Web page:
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Fishermen sometimes catch animals they do not want, cannot sell, or are not allowed to keep. This is what we know as bycatch.

Bycatch can be classified into various categories, including finfish and non-finfish species, live or dead release, rare-event or frequent occurrence, and in the case of finfish, whether retained and sold for human consumption or discarded. Bycatch that can be retained and legally sold in the market is referred to as “incidental catch.”

In the U.S., fishermen are required by law to reduce bycatch to meet limits set by the Endangered Species Act and the Marine Mammal Protection Act, both of which regulate the fishery to reduce bycatch of protected species, including marine mammals, sea turtles, and seabirds. The domestic swordfish fleet is also regulated by the Magnuson-Stevens Fisheries Conservation and Management Act, which includes a requirement that: “Conservation and management measures shall, to the extent practicable, (a) minimize bycatch and (b) to the extent bycatch cannot be avoided, minimize the mortality of such bycatch.”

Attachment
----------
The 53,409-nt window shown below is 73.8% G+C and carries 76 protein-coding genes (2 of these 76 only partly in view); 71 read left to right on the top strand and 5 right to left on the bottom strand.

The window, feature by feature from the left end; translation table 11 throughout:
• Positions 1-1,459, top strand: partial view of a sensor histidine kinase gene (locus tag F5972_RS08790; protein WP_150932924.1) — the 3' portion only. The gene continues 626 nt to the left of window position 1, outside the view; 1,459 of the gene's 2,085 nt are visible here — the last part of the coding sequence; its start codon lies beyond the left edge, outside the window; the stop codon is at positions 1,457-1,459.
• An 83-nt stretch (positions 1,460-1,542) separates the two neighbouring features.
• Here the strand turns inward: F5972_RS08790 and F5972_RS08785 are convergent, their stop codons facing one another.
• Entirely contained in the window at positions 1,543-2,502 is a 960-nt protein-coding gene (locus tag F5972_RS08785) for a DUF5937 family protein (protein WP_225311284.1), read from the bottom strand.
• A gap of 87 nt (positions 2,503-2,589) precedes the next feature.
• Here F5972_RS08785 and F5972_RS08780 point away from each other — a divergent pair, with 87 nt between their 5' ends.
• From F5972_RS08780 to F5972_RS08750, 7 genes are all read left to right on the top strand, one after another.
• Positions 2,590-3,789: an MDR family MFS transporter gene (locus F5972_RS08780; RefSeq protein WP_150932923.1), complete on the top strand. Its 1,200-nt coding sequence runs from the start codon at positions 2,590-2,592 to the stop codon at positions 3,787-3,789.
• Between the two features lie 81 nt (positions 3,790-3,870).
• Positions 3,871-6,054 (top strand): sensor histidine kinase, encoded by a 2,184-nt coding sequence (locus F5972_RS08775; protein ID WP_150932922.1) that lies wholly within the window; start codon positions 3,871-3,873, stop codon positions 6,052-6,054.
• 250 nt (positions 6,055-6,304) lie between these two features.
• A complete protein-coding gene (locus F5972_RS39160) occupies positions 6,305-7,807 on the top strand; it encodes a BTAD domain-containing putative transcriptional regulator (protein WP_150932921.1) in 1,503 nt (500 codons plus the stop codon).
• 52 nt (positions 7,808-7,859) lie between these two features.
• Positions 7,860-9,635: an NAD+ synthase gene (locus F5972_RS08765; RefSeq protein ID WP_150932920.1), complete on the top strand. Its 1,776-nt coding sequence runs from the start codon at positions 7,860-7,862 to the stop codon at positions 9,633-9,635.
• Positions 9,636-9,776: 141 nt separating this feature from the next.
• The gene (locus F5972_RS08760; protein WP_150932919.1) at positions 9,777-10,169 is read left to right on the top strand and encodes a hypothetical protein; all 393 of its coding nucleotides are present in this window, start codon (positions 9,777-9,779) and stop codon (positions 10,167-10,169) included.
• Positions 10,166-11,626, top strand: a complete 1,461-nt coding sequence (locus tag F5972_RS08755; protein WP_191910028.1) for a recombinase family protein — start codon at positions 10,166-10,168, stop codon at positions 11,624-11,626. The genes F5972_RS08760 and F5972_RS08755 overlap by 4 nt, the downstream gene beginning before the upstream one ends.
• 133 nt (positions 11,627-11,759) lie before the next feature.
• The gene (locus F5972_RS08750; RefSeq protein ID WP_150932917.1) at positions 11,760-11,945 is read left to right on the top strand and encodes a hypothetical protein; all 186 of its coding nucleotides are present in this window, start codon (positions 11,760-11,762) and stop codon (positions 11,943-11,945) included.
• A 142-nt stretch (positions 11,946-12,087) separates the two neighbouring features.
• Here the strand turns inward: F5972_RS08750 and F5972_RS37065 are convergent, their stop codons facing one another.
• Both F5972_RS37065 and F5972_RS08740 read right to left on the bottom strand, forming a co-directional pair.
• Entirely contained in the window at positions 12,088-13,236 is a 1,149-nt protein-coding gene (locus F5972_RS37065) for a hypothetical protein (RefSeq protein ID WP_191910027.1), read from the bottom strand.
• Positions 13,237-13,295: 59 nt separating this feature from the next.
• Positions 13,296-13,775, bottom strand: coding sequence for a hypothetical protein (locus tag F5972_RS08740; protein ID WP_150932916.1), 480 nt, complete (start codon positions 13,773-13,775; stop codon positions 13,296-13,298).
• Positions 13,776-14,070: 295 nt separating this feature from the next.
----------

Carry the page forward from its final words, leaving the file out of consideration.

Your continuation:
Specific to the California swordfish drift gillnet fishery, bycatch of marine mammals and sea turtles has been greatly reduced and the rate of compliance among fishermen regarding regulations pertaining to the Marine Mammal Protection Act conservation requirements appears to be high (Carretta and Barlow 2011; Geijer and Read 2013; Carretta et. al. 2017).

Marketable, Incidental Catch

These species are incidentally caught in the U.S. West Coast swordfish fishery and can be sold and consumed. Fishermen can keep them and sell in the market to increase the economic sustainability of their fishery and avoid waste. As consumer tastes evolve and change through education and culinary experiences with other species, more bycatch can be retained and marketed.

  • Opah
  • Tunas (albacore, yellowfin, bigeye, bluefin, and skipjack)
  • Louvar
  • Escolar
  • Sharks (mako, thresher, and salmon)

NOTE: Shark finning is prohibited in U.S. waters.

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